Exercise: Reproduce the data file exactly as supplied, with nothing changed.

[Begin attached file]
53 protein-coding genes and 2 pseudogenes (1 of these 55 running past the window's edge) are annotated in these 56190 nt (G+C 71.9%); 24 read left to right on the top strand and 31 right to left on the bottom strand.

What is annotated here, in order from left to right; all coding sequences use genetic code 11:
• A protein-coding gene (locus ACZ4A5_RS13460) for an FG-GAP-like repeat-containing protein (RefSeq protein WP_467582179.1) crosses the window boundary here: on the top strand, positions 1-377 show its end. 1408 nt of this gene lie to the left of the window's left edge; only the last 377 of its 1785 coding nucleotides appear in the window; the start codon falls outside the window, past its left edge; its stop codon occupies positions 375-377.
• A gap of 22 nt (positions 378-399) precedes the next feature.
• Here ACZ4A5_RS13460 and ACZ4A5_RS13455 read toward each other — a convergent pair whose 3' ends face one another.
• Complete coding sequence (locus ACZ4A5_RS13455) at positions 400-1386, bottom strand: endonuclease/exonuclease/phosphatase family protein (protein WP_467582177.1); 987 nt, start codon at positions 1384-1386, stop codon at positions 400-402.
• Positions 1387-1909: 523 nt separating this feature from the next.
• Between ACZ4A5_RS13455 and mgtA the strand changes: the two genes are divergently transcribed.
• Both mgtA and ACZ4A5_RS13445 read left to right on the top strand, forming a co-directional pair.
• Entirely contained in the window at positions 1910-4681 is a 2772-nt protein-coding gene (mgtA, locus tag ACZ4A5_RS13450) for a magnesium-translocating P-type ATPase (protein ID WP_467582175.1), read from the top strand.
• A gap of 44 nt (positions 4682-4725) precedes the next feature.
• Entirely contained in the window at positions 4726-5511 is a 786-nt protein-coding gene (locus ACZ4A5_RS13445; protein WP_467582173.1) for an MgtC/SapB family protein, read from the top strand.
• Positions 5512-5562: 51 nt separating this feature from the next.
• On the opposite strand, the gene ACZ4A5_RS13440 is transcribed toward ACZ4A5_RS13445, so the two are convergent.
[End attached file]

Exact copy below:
53 protein-coding genes and 2 pseudogenes (1 of these 55 running past the window's edge) are annotated in these 56190 nt (G+C 71.9%); 24 read left to right on the top strand and 31 right to left on the bottom strand.

What is annotated here, in order from left to right; all coding sequences use genetic code 11:
• A protein-coding gene (locus ACZ4A5_RS13460) for an FG-GAP-like repeat-containing protein (RefSeq protein WP_467582179.1) crosses the window boundary here: on the top strand, positions 1-377 show its end. 1408 nt of this gene lie to the left of the window's left edge; only the last 377 of its 1785 coding nucleotides appear in the window; the start codon falls outside the window, past its left edge; its stop codon occupies positions 375-377.
• A gap of 22 nt (positions 378-399) precedes the next feature.
• Here ACZ4A5_RS13460 and ACZ4A5_RS13455 read toward each other — a convergent pair whose 3' ends face one another.
• Complete coding sequence (locus ACZ4A5_RS13455) at positions 400-1386, bottom strand: endonuclease/exonuclease/phosphatase family protein (protein WP_467582177.1); 987 nt, start codon at positions 1384-1386, stop codon at positions 400-402.
• Positions 1387-1909: 523 nt separating this feature from the next.
• Between ACZ4A5_RS13455 and mgtA the strand changes: the two genes are divergently transcribed.
• Both mgtA and ACZ4A5_RS13445 read left to right on the top strand, forming a co-directional pair.
• Entirely contained in the window at positions 1910-4681 is a 2772-nt protein-coding gene (mgtA, locus tag ACZ4A5_RS13450) for a magnesium-translocating P-type ATPase (protein ID WP_467582175.1), read from the top strand.
• A gap of 44 nt (positions 4682-4725) precedes the next feature.
• Entirely contained in the window at positions 4726-5511 is a 786-nt protein-coding gene (locus ACZ4A5_RS13445; protein WP_467582173.1) for an MgtC/SapB family protein, read from the top strand.
• Positions 5512-5562: 51 nt separating this feature from the next.
• On the opposite strand, the gene ACZ4A5_RS13440 is transcribed toward ACZ4A5_RS13445, so the two are convergent.